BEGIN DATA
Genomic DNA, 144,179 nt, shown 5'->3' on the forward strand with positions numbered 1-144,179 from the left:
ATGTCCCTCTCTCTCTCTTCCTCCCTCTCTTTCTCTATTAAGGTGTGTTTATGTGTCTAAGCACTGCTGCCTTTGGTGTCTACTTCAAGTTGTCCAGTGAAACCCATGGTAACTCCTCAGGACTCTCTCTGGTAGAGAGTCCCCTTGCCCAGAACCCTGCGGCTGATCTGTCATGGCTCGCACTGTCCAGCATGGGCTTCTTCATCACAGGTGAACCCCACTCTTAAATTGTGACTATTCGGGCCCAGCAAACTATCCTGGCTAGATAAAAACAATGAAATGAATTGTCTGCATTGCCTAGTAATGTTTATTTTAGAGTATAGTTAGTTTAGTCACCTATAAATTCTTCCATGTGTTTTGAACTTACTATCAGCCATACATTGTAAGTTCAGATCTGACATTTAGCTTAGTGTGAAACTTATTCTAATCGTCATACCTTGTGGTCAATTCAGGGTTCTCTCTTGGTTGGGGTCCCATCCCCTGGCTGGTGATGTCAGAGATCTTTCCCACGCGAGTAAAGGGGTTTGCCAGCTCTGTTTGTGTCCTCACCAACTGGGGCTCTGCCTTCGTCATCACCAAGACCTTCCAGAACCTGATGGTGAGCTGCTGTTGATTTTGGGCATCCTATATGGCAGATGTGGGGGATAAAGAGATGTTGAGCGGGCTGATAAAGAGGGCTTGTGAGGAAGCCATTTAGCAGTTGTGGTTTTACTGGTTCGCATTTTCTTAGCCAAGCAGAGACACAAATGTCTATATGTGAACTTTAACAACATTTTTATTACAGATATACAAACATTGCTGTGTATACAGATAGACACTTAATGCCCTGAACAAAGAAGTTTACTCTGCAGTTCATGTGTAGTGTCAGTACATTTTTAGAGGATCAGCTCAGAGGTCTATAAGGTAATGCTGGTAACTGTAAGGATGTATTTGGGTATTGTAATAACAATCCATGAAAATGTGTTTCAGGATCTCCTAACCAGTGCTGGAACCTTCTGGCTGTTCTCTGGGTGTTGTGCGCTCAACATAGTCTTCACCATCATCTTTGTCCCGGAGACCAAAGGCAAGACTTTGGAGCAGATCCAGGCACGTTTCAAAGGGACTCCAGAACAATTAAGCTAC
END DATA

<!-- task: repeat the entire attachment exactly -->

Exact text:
Genomic DNA, 144,179 nt, shown 5'->3' on the forward strand with positions numbered 1-144,179 from the left:
ATGTCCCTCTCTCTCTCTTCCTCCCTCTCTTTCTCTATTAAGGTGTGTTTATGTGTCTAAGCACTGCTGCCTTTGGTGTCTACTTCAAGTTGTCCAGTGAAACCCATGGTAACTCCTCAGGACTCTCTCTGGTAGAGAGTCCCCTTGCCCAGAACCCTGCGGCTGATCTGTCATGGCTCGCACTGTCCAGCATGGGCTTCTTCATCACAGGTGAACCCCACTCTTAAATTGTGACTATTCGGGCCCAGCAAACTATCCTGGCTAGATAAAAACAATGAAATGAATTGTCTGCATTGCCTAGTAATGTTTATTTTAGAGTATAGTTAGTTTAGTCACCTATAAATTCTTCCATGTGTTTTGAACTTACTATCAGCCATACATTGTAAGTTCAGATCTGACATTTAGCTTAGTGTGAAACTTATTCTAATCGTCATACCTTGTGGTCAATTCAGGGTTCTCTCTTGGTTGGGGTCCCATCCCCTGGCTGGTGATGTCAGAGATCTTTCCCACGCGAGTAAAGGGGTTTGCCAGCTCTGTTTGTGTCCTCACCAACTGGGGCTCTGCCTTCGTCATCACCAAGACCTTCCAGAACCTGATGGTGAGCTGCTGTTGATTTTGGGCATCCTATATGGCAGATGTGGGGGATAAAGAGATGTTGAGCGGGCTGATAAAGAGGGCTTGTGAGGAAGCCATTTAGCAGTTGTGGTTTTACTGGTTCGCATTTTCTTAGCCAAGCAGAGACACAAATGTCTATATGTGAACTTTAACAACATTTTTATTACAGATATACAAACATTGCTGTGTATACAGATAGACACTTAATGCCCTGAACAAAGAAGTTTACTCTGCAGTTCATGTGTAGTGTCAGTACATTTTTAGAGGATCAGCTCAGAGGTCTATAAGGTAATGCTGGTAACTGTAAGGATGTATTTGGGTATTGTAATAACAATCCATGAAAATGTGTTTCAGGATCTCCTAACCAGTGCTGGAACCTTCTGGCTGTTCTCTGGGTGTTGTGCGCTCAACATAGTCTTCACCATCATCTTTGTCCCGGAGACCAAAGGCAAGACTTTGGAGCAGATCCAGGCACGTTTCAAAGGGACTCCAGAACAATTAAGCTAC